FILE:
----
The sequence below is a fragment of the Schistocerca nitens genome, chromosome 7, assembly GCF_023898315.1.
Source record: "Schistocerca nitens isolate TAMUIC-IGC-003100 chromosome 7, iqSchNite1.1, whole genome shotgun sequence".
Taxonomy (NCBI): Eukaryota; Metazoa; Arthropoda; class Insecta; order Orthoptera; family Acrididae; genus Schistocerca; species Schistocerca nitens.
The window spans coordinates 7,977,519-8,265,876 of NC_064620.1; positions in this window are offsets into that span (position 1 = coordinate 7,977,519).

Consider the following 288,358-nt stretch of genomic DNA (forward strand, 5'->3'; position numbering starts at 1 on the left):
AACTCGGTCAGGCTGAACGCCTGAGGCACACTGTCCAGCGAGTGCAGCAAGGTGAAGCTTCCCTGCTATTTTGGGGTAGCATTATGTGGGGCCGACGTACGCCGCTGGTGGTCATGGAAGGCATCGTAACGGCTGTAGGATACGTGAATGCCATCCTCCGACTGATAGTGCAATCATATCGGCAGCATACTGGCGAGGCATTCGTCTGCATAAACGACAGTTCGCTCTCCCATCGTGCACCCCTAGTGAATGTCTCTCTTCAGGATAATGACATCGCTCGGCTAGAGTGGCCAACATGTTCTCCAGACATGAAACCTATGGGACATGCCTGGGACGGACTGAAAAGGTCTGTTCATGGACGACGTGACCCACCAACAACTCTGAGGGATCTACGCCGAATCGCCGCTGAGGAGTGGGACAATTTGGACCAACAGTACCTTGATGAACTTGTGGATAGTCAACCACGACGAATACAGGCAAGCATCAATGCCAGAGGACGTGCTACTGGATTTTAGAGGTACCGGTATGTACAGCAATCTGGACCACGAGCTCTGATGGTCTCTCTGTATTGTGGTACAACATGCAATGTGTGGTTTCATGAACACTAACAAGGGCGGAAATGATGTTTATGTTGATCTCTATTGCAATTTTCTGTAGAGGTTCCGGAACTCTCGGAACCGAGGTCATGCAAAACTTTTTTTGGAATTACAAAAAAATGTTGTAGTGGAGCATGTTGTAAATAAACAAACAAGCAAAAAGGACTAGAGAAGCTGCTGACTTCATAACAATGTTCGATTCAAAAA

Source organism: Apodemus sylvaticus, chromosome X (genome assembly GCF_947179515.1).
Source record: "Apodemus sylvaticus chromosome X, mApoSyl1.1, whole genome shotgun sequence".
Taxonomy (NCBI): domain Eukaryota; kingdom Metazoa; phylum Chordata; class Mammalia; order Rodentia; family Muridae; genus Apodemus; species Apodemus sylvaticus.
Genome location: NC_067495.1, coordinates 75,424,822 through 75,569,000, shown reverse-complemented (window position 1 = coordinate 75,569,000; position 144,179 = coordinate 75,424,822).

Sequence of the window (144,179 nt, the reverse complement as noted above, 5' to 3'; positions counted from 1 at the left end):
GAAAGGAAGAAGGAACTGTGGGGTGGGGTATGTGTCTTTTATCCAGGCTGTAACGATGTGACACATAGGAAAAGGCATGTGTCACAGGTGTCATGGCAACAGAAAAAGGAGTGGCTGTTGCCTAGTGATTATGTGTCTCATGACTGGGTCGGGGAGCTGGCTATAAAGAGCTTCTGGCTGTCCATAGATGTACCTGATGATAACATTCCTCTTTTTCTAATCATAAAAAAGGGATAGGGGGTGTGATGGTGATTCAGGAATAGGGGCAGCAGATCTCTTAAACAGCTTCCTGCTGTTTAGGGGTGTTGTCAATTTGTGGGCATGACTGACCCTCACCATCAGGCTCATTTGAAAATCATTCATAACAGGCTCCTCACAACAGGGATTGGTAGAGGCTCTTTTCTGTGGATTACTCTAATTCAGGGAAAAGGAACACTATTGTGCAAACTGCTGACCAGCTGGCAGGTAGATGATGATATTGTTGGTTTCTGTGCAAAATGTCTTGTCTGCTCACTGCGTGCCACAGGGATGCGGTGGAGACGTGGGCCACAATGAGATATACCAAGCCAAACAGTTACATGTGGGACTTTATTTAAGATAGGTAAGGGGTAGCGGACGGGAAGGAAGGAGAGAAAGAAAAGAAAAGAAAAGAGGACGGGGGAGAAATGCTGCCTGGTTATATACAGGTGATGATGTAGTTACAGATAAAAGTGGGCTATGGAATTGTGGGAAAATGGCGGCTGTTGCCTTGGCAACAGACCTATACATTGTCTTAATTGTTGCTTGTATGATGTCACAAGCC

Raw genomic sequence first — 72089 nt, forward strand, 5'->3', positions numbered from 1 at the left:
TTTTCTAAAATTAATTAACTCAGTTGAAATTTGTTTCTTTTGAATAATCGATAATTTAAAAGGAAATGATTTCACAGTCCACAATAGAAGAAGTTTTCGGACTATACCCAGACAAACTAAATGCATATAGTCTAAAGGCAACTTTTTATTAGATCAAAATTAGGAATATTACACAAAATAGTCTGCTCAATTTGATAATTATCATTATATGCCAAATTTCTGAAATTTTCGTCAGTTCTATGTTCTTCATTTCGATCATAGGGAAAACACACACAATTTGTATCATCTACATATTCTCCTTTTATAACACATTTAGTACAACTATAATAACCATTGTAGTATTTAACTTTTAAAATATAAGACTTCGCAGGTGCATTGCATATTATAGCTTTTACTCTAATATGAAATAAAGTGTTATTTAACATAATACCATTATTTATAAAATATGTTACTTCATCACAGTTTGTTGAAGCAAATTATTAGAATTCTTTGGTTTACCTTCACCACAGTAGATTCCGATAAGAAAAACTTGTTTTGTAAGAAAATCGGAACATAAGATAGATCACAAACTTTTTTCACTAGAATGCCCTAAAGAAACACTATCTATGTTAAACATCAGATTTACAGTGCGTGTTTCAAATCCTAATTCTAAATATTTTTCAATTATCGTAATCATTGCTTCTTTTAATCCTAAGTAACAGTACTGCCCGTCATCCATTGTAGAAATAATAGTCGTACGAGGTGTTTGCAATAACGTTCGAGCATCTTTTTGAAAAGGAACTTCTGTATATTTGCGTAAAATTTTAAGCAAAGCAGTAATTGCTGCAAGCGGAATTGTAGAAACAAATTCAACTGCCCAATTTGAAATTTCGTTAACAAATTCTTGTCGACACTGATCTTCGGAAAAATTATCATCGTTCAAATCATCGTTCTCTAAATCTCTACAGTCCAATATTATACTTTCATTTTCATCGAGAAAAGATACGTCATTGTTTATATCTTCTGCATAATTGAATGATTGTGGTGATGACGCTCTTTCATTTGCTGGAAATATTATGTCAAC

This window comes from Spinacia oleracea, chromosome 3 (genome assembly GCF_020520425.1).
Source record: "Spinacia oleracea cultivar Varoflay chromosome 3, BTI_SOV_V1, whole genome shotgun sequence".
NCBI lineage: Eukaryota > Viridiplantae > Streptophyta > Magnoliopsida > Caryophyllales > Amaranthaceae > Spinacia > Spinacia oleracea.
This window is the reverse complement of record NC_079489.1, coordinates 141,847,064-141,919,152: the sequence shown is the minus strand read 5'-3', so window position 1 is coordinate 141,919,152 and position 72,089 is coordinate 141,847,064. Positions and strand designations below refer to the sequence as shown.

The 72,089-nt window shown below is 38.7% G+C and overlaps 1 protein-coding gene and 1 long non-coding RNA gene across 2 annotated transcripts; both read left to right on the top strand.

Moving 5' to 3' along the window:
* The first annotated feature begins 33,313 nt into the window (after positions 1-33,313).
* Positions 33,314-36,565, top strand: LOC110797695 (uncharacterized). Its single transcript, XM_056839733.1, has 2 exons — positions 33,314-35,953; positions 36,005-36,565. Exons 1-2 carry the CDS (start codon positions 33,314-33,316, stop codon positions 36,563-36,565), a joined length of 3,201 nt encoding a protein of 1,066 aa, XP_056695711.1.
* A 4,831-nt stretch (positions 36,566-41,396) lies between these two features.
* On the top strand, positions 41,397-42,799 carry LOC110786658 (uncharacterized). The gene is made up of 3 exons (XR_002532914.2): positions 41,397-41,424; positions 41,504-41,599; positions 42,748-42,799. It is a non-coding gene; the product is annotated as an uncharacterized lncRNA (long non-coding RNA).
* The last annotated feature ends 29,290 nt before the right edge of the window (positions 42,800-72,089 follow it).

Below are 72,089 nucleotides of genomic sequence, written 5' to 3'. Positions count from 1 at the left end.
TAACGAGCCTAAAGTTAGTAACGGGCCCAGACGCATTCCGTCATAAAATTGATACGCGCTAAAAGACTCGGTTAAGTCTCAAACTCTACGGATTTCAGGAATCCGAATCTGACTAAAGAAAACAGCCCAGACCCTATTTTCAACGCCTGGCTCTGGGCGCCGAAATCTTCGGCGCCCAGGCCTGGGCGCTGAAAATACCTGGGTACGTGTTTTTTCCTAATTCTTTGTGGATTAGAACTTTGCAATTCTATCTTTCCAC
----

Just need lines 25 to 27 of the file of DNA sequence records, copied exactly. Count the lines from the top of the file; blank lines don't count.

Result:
* The last annotated feature ends 29,290 nt before the right edge of the window (positions 42,800-72,089 follow it).

Below are 72,089 nucleotides of genomic sequence, written 5' to 3'. Positions count from 1 at the left end.
TAACGAGCCTAAAGTTAGTAACGGGCCCAGACGCATTCCGTCATAAAATTGATACGCGCTAAAAGACTCGGTTAAGTCTCAAACTCTACGGATTTCAGGAATCCGAATCTGACTAAAGAAAACAGCCCAGACCCTATTTTCAACGCCTGGCTCTGGGCGCCGAAATCTTCGGCGCCCAGGCCTGGGCGCTGAAAATACCTGGGTACGTGTTTTTTCCTAATTCTTTGTGGATTAGAACTTTGCAATTCTATCTTTCCAC